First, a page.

Eric: It’s mostly because these theories didn’t happen.

David: Wow. [laughs]

Eric: No, you’ve heard Alohomora! before. You know how I feel about Book 7. And it’s not all because these theories didn’t come true, but what I’m saying is that the majority of these theories that we’re going to be discussing weren’t ruled out until the very end. And I think that’s the sign of a really well-guessed theory, that until the final book, where it’s like, “Okay, it either will happen or it won’t, Harry will die or Harry will survive, the trio will all survive or die,” it doesn’t happen until the last book, then that’s a darn good ride, a darn good roller coaster ride of theorizing, in my opinion. Okay, everybody comments about his bravery, [laughs] is one I love. “Harry, you’re so brave. Harry, you’re so brave” a hundred times means he’s a Gryffindor.

[David laughs]

Haley: Yeah, solid theory.

Elayna: The way you said that, I just pictured those three girls who bat their eyes at Gaston in Beauty and the Beast.

[Everyone laughs]

Eric and Haley: “You’re so brave!”

Haley: “Oh, Harry!” Gaston is for sure Gryffindor.

Eric: But it’s true. Lots of people, especially in the early Harry Potter books, talk about how brave he is.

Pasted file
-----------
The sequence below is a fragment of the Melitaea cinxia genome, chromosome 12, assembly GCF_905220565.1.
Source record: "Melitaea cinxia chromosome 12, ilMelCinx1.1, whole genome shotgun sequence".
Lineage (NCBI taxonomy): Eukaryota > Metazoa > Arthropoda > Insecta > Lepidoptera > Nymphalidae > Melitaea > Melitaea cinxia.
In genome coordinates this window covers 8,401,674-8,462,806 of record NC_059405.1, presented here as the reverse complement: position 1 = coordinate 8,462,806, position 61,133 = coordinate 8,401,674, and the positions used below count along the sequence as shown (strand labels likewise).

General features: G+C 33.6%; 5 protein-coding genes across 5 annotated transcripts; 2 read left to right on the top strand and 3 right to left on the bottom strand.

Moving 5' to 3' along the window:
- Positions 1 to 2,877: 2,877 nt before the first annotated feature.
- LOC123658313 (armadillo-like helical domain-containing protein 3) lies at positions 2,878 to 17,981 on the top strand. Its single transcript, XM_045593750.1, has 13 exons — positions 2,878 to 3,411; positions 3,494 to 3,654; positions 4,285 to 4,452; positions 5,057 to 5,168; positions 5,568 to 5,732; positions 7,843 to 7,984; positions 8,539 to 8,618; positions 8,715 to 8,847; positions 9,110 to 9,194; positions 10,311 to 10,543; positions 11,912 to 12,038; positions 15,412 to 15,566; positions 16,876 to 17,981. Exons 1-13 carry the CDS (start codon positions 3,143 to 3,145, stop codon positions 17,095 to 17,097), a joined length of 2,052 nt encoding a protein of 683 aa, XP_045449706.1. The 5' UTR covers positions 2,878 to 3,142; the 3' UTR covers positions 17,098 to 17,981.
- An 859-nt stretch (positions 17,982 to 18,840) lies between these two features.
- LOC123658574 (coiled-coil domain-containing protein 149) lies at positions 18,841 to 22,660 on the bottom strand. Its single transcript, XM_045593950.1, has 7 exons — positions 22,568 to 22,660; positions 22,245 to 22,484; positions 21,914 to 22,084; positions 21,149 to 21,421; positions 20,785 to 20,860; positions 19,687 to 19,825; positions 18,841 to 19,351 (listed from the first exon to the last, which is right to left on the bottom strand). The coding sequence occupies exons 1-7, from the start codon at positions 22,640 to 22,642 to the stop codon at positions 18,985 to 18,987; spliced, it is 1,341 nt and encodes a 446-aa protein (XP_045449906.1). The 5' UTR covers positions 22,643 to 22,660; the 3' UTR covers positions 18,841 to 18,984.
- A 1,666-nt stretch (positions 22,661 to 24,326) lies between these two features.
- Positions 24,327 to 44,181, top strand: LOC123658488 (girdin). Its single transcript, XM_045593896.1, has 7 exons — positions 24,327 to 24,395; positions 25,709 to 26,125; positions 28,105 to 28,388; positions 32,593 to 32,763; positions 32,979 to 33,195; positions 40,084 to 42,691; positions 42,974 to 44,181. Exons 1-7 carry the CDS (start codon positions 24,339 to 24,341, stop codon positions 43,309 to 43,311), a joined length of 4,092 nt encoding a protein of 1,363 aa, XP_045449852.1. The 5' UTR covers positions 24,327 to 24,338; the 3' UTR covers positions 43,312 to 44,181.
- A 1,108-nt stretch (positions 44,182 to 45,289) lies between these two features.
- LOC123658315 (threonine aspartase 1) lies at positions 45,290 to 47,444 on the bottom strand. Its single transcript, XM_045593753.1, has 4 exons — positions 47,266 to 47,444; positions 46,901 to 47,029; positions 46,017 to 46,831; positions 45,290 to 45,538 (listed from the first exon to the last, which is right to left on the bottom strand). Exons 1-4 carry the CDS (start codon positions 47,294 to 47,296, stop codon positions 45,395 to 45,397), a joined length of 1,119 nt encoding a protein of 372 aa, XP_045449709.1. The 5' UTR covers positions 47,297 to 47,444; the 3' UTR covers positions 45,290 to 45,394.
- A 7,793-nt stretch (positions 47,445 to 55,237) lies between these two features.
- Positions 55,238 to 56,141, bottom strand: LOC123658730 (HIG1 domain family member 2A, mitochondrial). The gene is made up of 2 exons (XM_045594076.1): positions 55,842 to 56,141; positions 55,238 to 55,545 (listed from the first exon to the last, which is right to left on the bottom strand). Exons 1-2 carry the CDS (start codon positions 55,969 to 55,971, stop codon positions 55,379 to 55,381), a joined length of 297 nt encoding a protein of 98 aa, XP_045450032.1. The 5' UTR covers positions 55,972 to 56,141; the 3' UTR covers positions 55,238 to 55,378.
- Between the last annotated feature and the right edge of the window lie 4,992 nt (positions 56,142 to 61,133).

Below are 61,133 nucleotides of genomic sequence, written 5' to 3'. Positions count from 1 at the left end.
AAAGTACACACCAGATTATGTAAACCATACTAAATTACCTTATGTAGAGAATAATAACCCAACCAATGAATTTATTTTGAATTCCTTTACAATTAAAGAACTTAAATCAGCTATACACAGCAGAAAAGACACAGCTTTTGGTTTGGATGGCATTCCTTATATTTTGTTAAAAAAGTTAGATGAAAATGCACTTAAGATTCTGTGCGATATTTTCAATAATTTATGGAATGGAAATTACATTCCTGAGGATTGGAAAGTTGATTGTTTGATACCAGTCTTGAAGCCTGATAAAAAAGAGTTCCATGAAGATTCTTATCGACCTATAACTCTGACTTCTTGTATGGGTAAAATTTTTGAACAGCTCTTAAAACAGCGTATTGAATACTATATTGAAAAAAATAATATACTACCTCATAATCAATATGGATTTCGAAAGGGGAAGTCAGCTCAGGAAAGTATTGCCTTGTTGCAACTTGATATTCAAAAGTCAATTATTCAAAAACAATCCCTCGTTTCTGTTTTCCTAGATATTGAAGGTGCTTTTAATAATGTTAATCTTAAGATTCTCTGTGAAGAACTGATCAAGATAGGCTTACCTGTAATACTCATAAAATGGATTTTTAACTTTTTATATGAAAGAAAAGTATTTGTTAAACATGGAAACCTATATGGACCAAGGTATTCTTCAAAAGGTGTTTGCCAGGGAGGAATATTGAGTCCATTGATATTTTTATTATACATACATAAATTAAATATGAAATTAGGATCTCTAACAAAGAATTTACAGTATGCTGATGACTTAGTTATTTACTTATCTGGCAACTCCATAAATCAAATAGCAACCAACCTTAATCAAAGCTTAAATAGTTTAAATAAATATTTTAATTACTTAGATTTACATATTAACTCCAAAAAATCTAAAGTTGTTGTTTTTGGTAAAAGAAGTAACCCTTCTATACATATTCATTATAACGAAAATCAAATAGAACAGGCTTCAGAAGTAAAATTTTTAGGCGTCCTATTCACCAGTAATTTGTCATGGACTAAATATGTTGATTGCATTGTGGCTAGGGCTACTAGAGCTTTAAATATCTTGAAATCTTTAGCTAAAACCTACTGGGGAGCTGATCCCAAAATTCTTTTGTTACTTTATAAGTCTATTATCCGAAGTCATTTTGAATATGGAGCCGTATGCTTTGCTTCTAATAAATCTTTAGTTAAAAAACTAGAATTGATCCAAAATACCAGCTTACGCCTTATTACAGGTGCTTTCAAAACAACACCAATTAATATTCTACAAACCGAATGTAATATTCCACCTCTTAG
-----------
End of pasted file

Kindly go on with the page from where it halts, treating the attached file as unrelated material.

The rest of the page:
Elayna: Not as much as they talk about his freaking eyes, which we’ll get to in a second.

Eric: Well, that’s another theory. We’re going to talk about that next. And in Book 2, Dumbledore said “only a true Gryffindor” could have conjured Godric’s own sword. And I’m going to call BS because that whole “only a true Gryffindor” thing, I don’t think that was ever satisfactorily described by J.K. Rowling. Because Neville pulls it out of the hat – we get it, both Neville and Harry are good Gryffindors – but I think there’s still something more to it than that. Why would Dumbledore use the phrase “only a true Gryffindor”? Are there some people who are placed in Gryffindor [who] aren’t true Gryffindors? What does that mean?

Haley: I think so. I mean, I feel like maybe that could even tie through his “we Sort too soon” thing, and I’ve seen this as a theory, because they’re like, “Why did Snape touch it?” And then he’s like, “I think Snape could have been a Gryffindor if he [were] Sorted later.” So it could have something to do with that whole thing.

Elayna: There’s a sliding scale of what kind of House you are. So you’re either a Harry Potter Gryffindor or you’re a Peter Pettigrew Gryffindor. [laughs]

Eric: You’re a [Slytherdor] or a [Gryfferin].

[David and Elayna laugh]